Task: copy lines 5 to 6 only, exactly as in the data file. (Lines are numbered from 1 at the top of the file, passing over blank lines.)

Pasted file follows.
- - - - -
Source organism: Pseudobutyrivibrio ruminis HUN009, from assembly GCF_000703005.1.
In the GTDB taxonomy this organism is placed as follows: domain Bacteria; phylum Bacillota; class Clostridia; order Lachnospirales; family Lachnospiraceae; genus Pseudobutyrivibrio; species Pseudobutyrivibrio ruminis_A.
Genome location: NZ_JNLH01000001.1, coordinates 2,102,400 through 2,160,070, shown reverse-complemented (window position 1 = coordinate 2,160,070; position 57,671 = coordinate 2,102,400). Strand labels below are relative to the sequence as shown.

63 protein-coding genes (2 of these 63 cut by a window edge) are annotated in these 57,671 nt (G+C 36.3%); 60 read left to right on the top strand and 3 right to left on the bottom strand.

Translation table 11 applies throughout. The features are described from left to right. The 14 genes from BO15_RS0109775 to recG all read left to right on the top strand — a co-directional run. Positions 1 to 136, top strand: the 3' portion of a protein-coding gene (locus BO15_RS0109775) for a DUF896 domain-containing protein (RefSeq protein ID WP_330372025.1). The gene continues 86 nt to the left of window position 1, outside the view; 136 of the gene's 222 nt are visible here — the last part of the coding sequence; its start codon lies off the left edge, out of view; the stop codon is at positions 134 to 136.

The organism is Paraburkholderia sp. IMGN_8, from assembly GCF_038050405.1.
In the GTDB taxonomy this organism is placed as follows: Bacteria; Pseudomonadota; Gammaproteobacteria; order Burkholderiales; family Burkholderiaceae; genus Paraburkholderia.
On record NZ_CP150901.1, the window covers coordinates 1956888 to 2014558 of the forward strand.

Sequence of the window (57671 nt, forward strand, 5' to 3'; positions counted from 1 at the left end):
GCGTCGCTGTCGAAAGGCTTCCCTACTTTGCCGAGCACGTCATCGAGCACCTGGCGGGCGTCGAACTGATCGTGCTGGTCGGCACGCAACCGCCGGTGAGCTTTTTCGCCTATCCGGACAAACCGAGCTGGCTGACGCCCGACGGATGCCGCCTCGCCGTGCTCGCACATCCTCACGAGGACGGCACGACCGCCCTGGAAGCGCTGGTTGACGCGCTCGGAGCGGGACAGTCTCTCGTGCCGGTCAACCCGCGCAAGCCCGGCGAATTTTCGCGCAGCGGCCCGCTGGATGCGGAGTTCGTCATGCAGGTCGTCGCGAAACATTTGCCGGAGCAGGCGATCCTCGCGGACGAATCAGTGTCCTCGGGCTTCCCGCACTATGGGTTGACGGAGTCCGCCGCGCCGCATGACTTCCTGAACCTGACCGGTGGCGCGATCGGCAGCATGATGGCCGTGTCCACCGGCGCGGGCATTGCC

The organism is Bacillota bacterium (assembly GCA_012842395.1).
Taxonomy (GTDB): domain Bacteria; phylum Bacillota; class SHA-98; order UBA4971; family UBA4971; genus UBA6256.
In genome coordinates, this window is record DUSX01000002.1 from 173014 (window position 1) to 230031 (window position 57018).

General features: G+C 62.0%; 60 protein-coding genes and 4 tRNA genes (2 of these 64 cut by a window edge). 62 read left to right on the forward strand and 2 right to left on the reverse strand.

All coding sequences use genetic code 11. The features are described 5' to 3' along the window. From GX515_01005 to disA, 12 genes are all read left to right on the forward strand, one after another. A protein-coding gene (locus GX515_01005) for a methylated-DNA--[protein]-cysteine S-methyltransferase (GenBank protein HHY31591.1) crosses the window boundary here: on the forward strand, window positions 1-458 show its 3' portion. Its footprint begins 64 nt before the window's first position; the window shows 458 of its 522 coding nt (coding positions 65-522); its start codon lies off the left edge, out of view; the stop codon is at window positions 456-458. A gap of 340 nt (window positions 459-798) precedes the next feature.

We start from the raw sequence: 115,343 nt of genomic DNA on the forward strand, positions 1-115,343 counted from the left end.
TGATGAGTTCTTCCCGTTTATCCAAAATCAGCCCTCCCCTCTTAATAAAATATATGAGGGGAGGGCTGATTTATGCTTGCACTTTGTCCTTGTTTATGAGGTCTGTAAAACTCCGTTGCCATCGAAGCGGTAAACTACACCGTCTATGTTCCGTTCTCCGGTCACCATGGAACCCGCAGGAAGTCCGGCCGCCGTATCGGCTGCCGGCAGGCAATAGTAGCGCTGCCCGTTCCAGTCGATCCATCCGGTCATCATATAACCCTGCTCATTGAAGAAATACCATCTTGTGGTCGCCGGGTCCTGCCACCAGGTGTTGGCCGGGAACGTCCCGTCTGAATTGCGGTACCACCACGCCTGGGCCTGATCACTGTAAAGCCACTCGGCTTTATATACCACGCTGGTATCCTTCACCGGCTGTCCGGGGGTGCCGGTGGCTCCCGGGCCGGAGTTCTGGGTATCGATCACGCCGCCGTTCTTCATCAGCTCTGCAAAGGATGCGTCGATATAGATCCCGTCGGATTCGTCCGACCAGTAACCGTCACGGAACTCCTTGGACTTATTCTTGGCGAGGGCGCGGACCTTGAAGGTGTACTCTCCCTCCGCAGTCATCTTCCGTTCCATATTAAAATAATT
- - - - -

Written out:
Translation table 11 applies throughout. The features are described from left to right. The 14 genes from BO15_RS0109775 to recG all read left to right on the top strand — a co-directional run. Positions 1 to 136, top strand: the 3' portion of a protein-coding gene (locus BO15_RS0109775) for a DUF896 domain-containing protein (RefSeq protein ID WP_330372025.1). The gene continues 86 nt to the left of window position 1, outside the view; 136 of the gene's 222 nt are visible here — the last part of the coding sequence; its start codon lies off the left edge, out of view; the stop codon is at positions 134 to 136.

The organism is Paraburkholderia sp. IMGN_8, from assembly GCF_038050405.1.